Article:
Monday, May 21, 2018

Honest Reviews of Hinnom Magazine 3 and Crimson Streets 2

Since Amazon doesn't allow authors to review anthologies that include their work, I've made a habit of posting my reviews here on my blog.

Title: Hinnom Magazine #003
Theme: "dark fiction and cosmic horror"
Publisher: Gehenna & Hinnom Books
Editor: C.P. Dunphey
Number of stories: 7 (plus articles, reviews and an interview)
Pages: 133
Price: $6.99 paperback, $2.99 Kindle

Favorite stories: "Jennifer Brings it to Work" by Jack Lothian, which involves a mysterious entity that serves a massive distraction for an office staff, but might also be the harbinger of the end of life as we know it; and "The Enameled Crown" by Steve Toase, which is set in a dentist's office. It reminded me of a Bentley Little story (a compliment).

My story: "Home Again." This story is inspired by my own tiny home town and the idea of all points in history overlapping in the afterlife. At first I had a typical "horror" ending but the editor encouraged me to try for something with more of an emotional impact. Full disclosure: the paperback version has a continuity error I missed, while the Kindle version should have it fixed.

Final thoughts: I give this magazine a B. It has a gorgeous cover paying homage to a number of supernatural characters (villains) from classic horror literature. I skipped all the non-fiction and only read the stories. Leaving mine out of the equation, I enjoyed five of the six stories, especially the two noted above. It's a good deal for the price, especially if you opt for the updated Kindle version.

You can order a copy of Hinnom Magazine #003 right here.

Title: Crimson Streets 2
Theme: "stories inspired by the classic pulp magazines"
Publisher: portableNOUNS
Editor: Janet Carden and G. Shane Meeks
Number of stories: 12
Pages: 155
Price: $7.99 paperback, $2.99 Kindle

Favorite stories: "Five Crisp Tens" by Chris Bauer, an interesting mystery with a shocking twist, which would have been a perfect fit in the old Alfred Hitchcock Presents crime anthologies; "Three on a Match" by Robb White, which started as a heist story but ended in Tarrantino territory; and "Under the Earth" by Micah Castle, a creepy story that reminded me of the vintage Weird Tales.

My story: "Nic Fits," is a humorous story in which a mob hit man with serious anger issues wakes up dead and buried. Things get worse for Nic when a rat decides to nest in the casket.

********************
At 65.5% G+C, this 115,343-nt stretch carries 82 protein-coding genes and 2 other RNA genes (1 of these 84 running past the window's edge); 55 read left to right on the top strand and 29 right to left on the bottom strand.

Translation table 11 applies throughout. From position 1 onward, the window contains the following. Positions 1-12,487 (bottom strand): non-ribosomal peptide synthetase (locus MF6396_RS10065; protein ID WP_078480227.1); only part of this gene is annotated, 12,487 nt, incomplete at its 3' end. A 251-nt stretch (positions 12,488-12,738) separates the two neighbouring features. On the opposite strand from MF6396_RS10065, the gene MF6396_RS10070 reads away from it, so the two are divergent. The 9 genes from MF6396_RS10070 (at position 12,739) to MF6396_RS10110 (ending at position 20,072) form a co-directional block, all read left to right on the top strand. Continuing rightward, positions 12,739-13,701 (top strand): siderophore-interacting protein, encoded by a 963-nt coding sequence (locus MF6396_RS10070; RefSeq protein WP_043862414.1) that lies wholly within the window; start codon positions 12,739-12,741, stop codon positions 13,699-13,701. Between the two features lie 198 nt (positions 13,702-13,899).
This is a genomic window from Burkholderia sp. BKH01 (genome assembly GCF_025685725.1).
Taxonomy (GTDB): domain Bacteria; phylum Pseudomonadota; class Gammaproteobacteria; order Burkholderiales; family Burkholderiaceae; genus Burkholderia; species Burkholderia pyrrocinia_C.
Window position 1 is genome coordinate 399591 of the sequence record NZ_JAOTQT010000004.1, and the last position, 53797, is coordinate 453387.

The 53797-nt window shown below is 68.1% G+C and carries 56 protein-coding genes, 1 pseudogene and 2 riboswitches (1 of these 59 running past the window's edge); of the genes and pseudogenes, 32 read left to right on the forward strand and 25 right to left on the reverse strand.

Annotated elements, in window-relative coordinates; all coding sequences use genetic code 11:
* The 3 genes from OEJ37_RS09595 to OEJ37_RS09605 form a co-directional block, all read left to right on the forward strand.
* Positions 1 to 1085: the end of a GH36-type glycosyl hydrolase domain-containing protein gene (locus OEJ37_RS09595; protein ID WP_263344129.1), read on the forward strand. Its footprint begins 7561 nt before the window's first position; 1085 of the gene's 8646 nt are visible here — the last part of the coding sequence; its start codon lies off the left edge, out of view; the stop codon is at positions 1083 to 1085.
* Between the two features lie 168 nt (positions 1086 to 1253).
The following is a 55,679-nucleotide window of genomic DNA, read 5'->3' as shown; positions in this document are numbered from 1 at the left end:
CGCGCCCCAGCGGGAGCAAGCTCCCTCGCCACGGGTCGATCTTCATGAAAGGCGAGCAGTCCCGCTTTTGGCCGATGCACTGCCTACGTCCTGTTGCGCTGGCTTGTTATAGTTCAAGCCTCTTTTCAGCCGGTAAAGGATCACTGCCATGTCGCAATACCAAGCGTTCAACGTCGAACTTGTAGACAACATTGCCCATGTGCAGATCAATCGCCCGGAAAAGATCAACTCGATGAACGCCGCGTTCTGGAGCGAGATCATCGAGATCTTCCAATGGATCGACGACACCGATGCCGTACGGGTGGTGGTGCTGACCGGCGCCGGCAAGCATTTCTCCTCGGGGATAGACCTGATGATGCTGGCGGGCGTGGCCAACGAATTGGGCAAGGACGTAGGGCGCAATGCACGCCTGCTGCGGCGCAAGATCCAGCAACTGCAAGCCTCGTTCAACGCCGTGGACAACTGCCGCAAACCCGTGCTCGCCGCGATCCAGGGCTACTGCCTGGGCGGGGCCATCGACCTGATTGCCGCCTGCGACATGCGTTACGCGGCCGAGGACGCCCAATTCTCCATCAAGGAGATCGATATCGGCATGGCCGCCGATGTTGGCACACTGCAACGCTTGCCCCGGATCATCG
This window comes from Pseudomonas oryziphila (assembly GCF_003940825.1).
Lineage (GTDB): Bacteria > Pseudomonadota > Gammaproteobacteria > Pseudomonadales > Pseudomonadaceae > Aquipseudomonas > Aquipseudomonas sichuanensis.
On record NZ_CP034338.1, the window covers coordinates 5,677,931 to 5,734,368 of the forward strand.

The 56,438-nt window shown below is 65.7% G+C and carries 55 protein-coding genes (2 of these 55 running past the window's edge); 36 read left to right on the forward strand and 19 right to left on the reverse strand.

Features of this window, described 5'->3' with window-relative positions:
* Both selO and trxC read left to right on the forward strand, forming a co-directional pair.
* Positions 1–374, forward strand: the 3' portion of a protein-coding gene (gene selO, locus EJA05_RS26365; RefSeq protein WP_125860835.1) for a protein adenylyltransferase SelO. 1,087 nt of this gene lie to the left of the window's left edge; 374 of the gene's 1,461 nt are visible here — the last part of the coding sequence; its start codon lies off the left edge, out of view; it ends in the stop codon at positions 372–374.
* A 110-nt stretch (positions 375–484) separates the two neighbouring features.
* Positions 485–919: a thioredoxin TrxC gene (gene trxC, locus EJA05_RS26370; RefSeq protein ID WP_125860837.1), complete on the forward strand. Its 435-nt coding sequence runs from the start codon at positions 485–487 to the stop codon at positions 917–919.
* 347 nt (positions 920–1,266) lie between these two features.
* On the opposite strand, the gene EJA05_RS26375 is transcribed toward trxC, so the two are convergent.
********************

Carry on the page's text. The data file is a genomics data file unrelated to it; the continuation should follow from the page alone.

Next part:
Final thoughts: I give this magazine a B. Every story features an illustration, which is awesome. Some of the stories entertained me more than others. Most were either fun or suspenseful, with only one I didn't care for. Plenty of variety too!

You can order a copy of Crimson Streets 2 at this link.

Honest Reviews of Whispers of the Apoc and Perceived Realities

Since Amazon doesn't allow authors to review anthologies that include their work, I've made a habit of posting my reviews here on my blog.

Title: Whispers of the Apoc
Theme: "Tales from the Zombie Apocalypse"
Publisher: Tannhauser Press
Editors: Martin Wilsey
Number of stories: 16
Pages: 406
Price: $14.95 paperback, $3.99 Kindle

Favorite stories: "All Dolled Up" by Stephen Kozeniewski, which chronicles a thuggish character who, while fleeing the zombie outbreak, finds himself in an even more harrowing situation; "Needs Must" by John L. French, which follows a strike-force on a (heartbreaking) post-outbreak extraction mission; and "Blood in the Water" by Emmet O'Cuana, in which the zombie apocalypse is almost secondary to a safe haven's ghastly secret.

My favorite of all, however, is "A Slow Leak" by Cameron Smith, in which a lonely outcast faces the mistrust of others in an isolated compound, yet still finds the strength of character to make the ultimate sacrifice when the safe haven is invaded by the walking dead.

My story: "Crave New World." This is an extended version of "Encephaloshrooms" which appeared in The Misbehaving Dead last year. This version is not only polished up and revised, but also features two additional scenes, one heartfelt, one ultra-violent.

Final thoughts: I give the anthology a B+. If you love zombie stories, maybe even an A. Lots of different styles, and only one story (very heavy on military jargon) was a chore to finish. Most of the authors included were new to me and there were many pleasant surprises, and no two stories alike.

You can order Whispers of the Apoc here!

Title: Realities Perceived
Theme: "Speculative Fiction on Reality, Perception, and the Unreal."
Publisher: Left Hand Publishers
Editors: Karen T. Newman
Number of stories: 15
Pages: 259
Price: $10.99 paperback

Favorite stories: Several! "The Mortal Coil" by A.P. Sessler, a jarring mix of sci-fi and horror; "I Carry You Everywhere" by Katta Hules, a fascinating story about a reporter who scores an interview with a reclusive celebrity; "The Dodos" by Gregory L. Norris, which chronicles friendship amidst tragedy; "Demon" by A.D. Ross, a violent action story involving a cult and a tragic hero; and "The Ogress" by Keith Gouveia, in which a cabbie in Japan unwittingly transports a demonic assassin from job to job.

My story: "Cobwebs and Cold Truths," which features two stories within a third story. The editor of the anthology calls it "a psychological thriller where Halloween shreds the veil between madness and monsters."

Final thoughts: I give the anthology an A for story content and a C for cover and interior layout, averaging out to a B. Lots of unique and entertaining stories here, all of them well-written.

You can order Realities Perceived at this link.